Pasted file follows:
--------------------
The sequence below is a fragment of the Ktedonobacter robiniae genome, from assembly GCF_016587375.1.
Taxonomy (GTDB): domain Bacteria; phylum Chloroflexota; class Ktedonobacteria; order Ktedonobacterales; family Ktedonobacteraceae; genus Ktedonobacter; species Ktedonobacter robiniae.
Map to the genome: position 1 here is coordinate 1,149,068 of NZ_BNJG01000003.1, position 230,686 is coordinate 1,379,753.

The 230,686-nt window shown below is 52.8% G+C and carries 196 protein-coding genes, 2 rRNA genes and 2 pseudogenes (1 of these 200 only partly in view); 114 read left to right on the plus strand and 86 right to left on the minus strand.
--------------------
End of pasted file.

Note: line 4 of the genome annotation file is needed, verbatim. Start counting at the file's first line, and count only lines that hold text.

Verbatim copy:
The 230,686-nt window shown below is 52.8% G+C and carries 196 protein-coding genes, 2 rRNA genes and 2 pseudogenes (1 of these 200 only partly in view); 114 read left to right on the plus strand and 86 right to left on the minus strand.